OF TENNESSEE'S THREE GRAND DIVISIONS HAS ITS OWN DISTINCTIVE MANNERS,
By Dallas Bogan
Reprinted with Permission from Dallas Bogan.
This article was published in the LaFollette Press.
The official state
flag of Tennessee was adopted on April 17, 1905. LeRoy Reeves of the
Third Regiment of the Tennessee Infantry designed this flag. The three
white stars in the center symbolize the three different geographical
regions or an hour's conservation of Tennessee: the Great Smoky Mountains
(in eastern Tennessee), the highlands (in central Tennessee) and the
lowlands (in western Tennessee, by the Mississippi River). The white
circle binds them together. The blue stripe along the margin was added
for when the flag is hanging with the stripe, not only the red shows
while the flag is hanging.
Tennesseans lives are deliberate, they
being unhurried. They all occasionally complain about the weather, crops,
bad business and politics, but beneath all this they have an immense
feeling of security. The farmer will leave his plowing, the lawyer his
lawsuit, the business man his accounts, all for a moment's or an hour's
conservation with a stranger or friend.
Accumulated in the Volunteer State is a strong sense of family, kin
and clan. Blood relationships stand out as the greatest single connection
between these hardy people. These relationships surely influence county
and local politics and business affairs. When a local politician announces
his intention to run for office all his kinfolk start electioneering
for him. No one stands in the way of a family relationship.
Tennessee is an agricultural State with
the culture of its people growing out of their struggle with the earth.
And still the urban areas are dominated by the traditions of farm life.
East, Middle, and West Tennessee are the
three geographic divisions that lend to the state its belief of three
separate states. The residents of the State are alike in their heritage
and in general attitude, but there are conspicuous differences in the
sections as to manners and customs. These differences range from the
people of the Appalachian Mountain regions to those of the Mississippi
Between the North Carolina line and the
Cumberland Plateau is East Tennessee, an upland region whose high mountains,
thickly wooded foothills, broken knob country, and narrow valleys have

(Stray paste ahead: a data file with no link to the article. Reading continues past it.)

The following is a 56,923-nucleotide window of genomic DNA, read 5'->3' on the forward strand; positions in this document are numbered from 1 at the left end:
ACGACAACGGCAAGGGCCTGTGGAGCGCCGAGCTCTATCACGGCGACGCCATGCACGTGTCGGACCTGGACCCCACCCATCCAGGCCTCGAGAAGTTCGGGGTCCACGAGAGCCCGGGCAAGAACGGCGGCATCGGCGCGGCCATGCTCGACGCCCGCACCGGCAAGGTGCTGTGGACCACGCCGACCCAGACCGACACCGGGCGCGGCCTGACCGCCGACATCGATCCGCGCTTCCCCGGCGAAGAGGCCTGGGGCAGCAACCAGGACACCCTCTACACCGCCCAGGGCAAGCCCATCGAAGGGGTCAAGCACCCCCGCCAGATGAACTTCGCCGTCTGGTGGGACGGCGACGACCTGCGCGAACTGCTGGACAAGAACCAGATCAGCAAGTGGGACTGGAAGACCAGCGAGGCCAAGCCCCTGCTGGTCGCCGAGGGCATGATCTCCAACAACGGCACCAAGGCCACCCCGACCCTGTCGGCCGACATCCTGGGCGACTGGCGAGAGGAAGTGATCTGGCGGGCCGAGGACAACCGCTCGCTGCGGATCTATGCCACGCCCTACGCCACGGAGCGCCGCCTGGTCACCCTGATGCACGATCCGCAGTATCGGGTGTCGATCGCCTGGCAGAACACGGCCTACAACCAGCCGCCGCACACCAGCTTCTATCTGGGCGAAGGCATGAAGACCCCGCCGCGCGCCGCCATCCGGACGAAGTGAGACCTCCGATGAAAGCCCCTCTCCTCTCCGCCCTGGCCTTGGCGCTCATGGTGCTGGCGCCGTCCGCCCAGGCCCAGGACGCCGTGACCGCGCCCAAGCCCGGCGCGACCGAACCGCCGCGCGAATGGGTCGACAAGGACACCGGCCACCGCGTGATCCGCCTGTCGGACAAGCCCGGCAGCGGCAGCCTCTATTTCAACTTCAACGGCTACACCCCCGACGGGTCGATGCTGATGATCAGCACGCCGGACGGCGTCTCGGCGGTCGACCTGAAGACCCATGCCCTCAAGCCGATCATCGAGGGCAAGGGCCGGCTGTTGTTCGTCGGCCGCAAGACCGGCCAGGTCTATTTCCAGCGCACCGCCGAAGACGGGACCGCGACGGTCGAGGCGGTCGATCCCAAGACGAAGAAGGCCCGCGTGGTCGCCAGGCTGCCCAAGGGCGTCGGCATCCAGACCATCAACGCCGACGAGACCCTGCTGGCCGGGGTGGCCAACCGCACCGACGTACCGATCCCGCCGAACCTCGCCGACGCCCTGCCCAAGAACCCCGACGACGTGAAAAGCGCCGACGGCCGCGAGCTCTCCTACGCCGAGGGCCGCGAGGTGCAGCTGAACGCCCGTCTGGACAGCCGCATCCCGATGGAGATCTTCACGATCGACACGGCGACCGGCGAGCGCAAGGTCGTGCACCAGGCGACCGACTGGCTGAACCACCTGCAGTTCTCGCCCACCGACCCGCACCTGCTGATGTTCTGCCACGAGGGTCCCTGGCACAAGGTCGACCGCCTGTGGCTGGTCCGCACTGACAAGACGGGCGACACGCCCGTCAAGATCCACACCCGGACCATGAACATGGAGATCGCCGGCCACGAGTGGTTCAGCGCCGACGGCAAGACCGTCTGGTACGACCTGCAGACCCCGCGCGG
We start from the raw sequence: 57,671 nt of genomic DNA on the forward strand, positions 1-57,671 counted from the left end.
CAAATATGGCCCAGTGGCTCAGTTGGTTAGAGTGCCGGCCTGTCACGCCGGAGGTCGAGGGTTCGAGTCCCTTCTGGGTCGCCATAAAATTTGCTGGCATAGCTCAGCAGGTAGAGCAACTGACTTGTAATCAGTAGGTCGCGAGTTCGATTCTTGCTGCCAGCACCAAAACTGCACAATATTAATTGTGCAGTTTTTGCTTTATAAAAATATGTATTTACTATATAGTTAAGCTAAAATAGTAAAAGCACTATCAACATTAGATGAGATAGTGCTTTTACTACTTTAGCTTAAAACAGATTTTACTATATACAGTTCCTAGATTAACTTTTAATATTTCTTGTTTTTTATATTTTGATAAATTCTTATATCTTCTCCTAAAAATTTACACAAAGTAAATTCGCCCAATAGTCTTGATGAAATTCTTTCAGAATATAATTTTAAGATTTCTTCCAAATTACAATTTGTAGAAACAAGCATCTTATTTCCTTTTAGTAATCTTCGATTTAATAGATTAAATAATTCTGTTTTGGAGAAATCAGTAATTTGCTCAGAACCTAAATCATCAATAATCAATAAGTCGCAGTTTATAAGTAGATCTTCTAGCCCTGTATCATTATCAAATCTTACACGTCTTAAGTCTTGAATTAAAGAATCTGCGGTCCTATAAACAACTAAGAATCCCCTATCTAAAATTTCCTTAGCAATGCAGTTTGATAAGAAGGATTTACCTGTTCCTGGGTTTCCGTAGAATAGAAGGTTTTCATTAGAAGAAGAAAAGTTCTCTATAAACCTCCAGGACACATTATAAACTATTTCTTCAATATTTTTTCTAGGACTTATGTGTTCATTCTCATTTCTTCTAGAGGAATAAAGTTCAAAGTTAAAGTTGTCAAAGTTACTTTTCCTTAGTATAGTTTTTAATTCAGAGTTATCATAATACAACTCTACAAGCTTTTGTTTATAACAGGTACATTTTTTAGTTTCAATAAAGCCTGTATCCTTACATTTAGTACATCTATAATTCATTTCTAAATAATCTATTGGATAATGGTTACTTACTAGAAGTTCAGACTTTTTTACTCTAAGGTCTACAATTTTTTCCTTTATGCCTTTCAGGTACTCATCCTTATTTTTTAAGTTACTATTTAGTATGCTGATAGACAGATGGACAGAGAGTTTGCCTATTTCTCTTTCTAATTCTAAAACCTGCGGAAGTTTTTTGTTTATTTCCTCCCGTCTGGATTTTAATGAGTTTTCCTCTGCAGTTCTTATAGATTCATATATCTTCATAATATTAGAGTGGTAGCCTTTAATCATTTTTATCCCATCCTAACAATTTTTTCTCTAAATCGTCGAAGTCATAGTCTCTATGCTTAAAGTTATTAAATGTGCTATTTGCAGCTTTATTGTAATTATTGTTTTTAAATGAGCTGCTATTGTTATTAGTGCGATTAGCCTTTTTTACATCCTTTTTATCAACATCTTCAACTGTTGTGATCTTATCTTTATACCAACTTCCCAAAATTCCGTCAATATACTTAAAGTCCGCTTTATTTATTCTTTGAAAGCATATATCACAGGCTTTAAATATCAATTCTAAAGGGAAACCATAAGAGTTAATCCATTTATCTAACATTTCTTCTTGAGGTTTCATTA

made it, until recent years, the most shut-in section of the State.
In this section are the misty walls of the Great Smokies, the slender
ridges of the Unakas and the Clinch Mountains. Within this portion of
the Tennessee Valley lies Norris Dam, one of the chief components of
the Tennessee Valley Authority's vast projects.
This region is the home of the mountain
folk, descendants of British, Huguenot, and Pennsylvania. These pioneers
built their log cabins deep among the ridges. These rugged people, for
many years, were content to live their lives, as did the first white
men. Throughout Tennessee, for many years, the cabins of old frontier
days, with their little porthole-like windows, stood as a symbol to
the rugged mountaineers and pioneer who first traversed this beautiful
State. In times past, in East Tennessee, the ancient gristmills would
rumble their song and call out to the rugged mountain boys to hop onto
their mules and take the corn to be ground into meal. Simple pleasures
such as quilting and husking parties, fiddling, singing, and dancing
all came under the handle of pioneer life.
The long and meandering Tennessee River
borders middle Tennessee. This beautiful country contains a gentle rolling
bluegrass heritage. It is well known for its fine livestock blooded
horses and mules and its tobacco crops. It is geographically the heart
of the State, rich in tradition and history. Customarily, hardly a day
goes by that the old timers don't discuss the past and traditions of
the Old South. The great Indian mounds of the Harpeth and Cumberland
rivers are links with a more distant past.
Descendants of the State proudly cling
to their traditions. Nashville, capital of the State, was in 1780 the
scene of the drafting of the Cumberland Compact, whereby 256 pioneers
set up an independent government. Places of importance in Middle Tennessee
are the Hermitage, home of Andrew Jackson, the town of Smyrna, birthplace
of Sam Davis, hero of the American Civil War. Sixty miles south of Nashville,
was where the Ku Klux was formed in 1865.
Located between the Tennessee River and
Mississippi is West Tennessee. These lands once belonged to the Chickasaw
Indian tribe. This area, with its rugged hills, rich valleys, and deep
black bottoms, was the last frontier of Tennessee. The farms have become
mostly small parcels of land and are certainly not rivals of the cotton
and corn crops. The bottoms are sometimes at the mercy of floodwaters.
In this section a great deal of the free-and-easy spirit of the frontier
remains. Cotton once dominated its economy, which in turn allowed West
Tennessee to have the largest African-American population in the State.
Memphis is located on the Mississippi
River near the Arkansas boundary line; it is the metropolis of the division.
It has the atmosphere of the broad-based West.